I hear rumours that Owen Patterson, Secretary of State for Environment, Food and Rural Affairs – perhaps under pressure from the farming lobby – has proposed a relaxation of current by-laws governing dredging in rivers. Under new proposals it is understood that farmers would be allowed to dredge small rivers (up to 5 meters width) without permission from the Environment Agency.
If this is true it would be an environmental disaster. It is so hard nowadays to give those words gravity. Everything is an environmental disaster. But if many are 1970s Daleks unable to climb the stairs, this one would be a proper 21st Century Valdermort. A real environmental disaster of note. And all the more so for being so eminently capable of slipping under the radar.
The current situation is bad enough. In certain parts of the country the dinosaurs who ruined our rivers by dredging them in the Sixties and Seventies – or if not the actual people then their intellectual legacies – still more or less rule the waterways. Destructive dredging operations still go on, reaching fever pitch towards the end of each financial year. But the tide of destruction is held – just about – in abeyance by some dim synapse-illuming awareness that these dredgings are environmentally questionable. Untethered by de-regulation I can’t even begin to imagine the scale of the ensuing destruction.
The logic is totally flawed anyway. If you dredge a river you make it wider, deeper and more uniform than it would naturally be. The silt which the flow carries – nowadays far greater than ever before because of winter ploughing, prairie-sized fields, neglected hedges, and the burgeoning size of verge-crushing farm machinery – instead of being either swept out to sea, or deposited in the morphologically correct places that only a functioning river can determine, drops out instead into what has been made a silt trap – the gutter-like channel. A few dry summers and wettish winters will surely follow the outlandishly drenched year that precipitated this new call to arms, during which the farmers will forget, but the crippled river will not, and slowly the once-dynamic channel will fill with silt, so that next time the rains come back with a vengeance the situation will have been made far worse than if the river had been left alone in the first place.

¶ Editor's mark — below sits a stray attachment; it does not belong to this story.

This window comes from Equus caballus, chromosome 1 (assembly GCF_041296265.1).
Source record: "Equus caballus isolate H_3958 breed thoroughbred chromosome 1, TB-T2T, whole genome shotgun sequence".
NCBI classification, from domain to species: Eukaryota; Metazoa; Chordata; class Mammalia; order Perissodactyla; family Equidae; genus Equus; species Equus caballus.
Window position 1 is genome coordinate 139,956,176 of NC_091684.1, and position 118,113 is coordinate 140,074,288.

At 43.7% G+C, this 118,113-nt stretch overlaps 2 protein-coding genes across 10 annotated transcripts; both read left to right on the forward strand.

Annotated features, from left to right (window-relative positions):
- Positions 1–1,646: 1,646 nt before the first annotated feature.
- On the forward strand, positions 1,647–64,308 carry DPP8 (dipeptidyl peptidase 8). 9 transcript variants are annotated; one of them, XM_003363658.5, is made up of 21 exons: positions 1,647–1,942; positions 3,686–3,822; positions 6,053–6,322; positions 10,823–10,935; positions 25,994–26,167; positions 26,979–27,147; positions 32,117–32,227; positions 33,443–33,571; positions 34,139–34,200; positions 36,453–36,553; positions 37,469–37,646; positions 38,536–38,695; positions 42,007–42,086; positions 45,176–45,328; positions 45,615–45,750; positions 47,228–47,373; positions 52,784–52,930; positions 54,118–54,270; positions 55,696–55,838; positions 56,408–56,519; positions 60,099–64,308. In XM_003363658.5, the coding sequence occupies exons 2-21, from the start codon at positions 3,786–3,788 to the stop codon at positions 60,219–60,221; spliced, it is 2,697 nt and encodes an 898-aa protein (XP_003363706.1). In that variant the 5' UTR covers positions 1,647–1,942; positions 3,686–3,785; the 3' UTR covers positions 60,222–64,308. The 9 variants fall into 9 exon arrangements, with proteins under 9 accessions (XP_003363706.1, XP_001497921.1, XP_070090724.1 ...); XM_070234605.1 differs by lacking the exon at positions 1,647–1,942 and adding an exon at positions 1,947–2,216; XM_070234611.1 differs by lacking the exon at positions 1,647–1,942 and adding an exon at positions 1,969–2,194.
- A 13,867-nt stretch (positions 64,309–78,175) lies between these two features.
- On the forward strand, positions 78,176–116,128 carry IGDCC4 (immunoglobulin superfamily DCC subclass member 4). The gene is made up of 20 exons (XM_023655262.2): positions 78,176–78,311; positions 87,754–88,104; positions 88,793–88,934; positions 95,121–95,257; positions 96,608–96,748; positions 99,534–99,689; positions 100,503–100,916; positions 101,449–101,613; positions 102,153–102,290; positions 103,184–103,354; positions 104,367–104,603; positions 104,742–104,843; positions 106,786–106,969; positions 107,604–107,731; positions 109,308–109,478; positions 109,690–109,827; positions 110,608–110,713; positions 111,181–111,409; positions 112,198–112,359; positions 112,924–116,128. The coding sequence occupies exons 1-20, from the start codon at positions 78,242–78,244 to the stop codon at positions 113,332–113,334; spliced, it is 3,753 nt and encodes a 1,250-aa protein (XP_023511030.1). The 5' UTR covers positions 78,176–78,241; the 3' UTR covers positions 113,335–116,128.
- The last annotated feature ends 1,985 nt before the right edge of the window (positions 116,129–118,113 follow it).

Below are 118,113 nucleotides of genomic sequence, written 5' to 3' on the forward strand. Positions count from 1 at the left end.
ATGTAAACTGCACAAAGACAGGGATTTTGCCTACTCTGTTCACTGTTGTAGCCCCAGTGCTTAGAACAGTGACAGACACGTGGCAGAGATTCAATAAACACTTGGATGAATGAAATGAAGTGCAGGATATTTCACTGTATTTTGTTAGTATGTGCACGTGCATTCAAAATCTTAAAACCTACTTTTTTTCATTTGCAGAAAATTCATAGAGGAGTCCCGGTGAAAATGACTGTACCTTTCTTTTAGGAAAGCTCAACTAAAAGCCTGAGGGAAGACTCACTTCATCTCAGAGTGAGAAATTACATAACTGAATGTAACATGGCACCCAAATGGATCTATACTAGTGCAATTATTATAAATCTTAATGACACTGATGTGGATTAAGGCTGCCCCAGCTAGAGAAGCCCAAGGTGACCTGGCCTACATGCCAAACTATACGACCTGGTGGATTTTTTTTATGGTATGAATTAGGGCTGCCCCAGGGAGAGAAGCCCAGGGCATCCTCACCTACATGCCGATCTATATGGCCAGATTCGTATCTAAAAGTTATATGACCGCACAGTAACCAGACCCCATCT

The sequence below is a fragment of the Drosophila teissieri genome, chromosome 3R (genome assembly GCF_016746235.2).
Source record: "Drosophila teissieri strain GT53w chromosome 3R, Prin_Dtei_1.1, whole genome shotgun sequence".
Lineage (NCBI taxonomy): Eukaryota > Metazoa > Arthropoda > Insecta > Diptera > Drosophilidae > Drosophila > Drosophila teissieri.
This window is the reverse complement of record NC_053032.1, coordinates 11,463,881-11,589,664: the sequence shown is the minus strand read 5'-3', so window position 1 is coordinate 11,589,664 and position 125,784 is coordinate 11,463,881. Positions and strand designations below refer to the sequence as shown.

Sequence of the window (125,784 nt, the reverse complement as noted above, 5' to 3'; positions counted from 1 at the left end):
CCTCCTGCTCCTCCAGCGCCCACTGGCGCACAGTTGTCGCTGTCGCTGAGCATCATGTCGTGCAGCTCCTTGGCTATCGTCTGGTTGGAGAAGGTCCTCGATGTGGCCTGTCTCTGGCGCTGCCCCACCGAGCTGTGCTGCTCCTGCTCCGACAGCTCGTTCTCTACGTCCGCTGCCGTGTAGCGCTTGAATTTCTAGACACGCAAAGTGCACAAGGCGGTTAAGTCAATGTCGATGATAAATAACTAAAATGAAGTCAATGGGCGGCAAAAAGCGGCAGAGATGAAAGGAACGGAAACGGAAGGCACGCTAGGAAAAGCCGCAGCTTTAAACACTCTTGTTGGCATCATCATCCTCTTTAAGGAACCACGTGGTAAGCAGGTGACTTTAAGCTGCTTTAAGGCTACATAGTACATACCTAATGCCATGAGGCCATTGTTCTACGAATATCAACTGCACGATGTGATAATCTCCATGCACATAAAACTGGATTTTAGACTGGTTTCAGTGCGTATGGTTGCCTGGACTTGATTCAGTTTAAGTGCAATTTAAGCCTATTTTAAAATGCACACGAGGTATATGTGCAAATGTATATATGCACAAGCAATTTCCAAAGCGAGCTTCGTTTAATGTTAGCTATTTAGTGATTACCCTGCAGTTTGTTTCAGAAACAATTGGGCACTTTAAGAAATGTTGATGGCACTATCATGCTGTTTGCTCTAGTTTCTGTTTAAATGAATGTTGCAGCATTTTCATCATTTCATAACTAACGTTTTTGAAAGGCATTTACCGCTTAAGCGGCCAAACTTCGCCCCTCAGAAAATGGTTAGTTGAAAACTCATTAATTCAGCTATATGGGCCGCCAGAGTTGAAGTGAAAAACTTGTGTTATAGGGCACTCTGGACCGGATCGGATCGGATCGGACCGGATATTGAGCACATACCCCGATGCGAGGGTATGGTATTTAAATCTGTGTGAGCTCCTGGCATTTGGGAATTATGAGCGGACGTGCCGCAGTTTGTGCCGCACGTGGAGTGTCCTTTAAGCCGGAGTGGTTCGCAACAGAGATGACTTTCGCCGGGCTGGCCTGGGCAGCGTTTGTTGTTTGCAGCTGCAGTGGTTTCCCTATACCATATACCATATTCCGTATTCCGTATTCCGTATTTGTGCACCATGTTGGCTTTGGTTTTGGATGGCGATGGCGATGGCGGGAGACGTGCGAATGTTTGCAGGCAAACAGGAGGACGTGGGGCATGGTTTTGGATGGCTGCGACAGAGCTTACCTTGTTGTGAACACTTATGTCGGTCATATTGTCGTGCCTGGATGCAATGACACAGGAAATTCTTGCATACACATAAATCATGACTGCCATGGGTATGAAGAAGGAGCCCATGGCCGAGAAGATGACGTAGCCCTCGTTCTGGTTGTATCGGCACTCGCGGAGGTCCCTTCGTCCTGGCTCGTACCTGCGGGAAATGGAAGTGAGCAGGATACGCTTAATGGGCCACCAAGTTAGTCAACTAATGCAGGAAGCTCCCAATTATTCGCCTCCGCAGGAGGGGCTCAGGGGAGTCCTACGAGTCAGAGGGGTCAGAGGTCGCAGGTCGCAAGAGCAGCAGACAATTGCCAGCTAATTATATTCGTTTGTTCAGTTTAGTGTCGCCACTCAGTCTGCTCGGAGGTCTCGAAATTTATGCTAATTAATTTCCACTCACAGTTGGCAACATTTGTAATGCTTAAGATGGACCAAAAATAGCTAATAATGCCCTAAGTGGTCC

I’m not saying anything we don’t already know, by the way. Jeremy Purseglove wrote all about the pointlessness and destructiveness of dredging in the 1980’s in his seminal book Taming the Flood.
It was a work that changed the way we looked at rivers, or at least the way some of us did. Purseglove argued that not only was a river a dynamic, self-sustaining system that evolves to a size and shape – if you leave it alone – that is precisely the size and shape it needs to be, but also that natural rivers are their own flood-defence mechanisms. When it pisses down, a lot of water falls on the land. If you speed its flow down gutters someone somewhere will get a wet carpet. Someone somewhere may drown. YOU CANT HAVE DREDGED RIVERS AND UNFLOODED HOUSES. It just doesn’t work.
Ever since Purseglove’s book this ebb and flow struggle has played out, between those who see rivers as gutters and just don’t get the counter-productiveness of their thinking, and those who see rivers as dynamic and self-managing systems that are toyed with at our collective peril. I thought, naively perhaps, that the latter school of thought was slowly winning the argument. But here we are again, back at the beginning.
The farmers have had a dreadful year. They are months behind and many have lost money. The more thoughtful will put that down to the fact that it has rained a lot. Others “want something done about it”, though if there is one thing we can’t really change it is the weather.
The Government is strapped for cash and perhaps see the farmer’s complaints as a bingo opportunity to unload some management responsibilities in their direction. But this is all too easy and wrong-headed. Patterson’s proposals, if these rumours are indeed correct (and the sources are pretty reliable), are a great mistake, not to say potentially a crass ship-wrecking of some real gains in environmental stewardship made over the last few decades. Please think again Mr Patterson.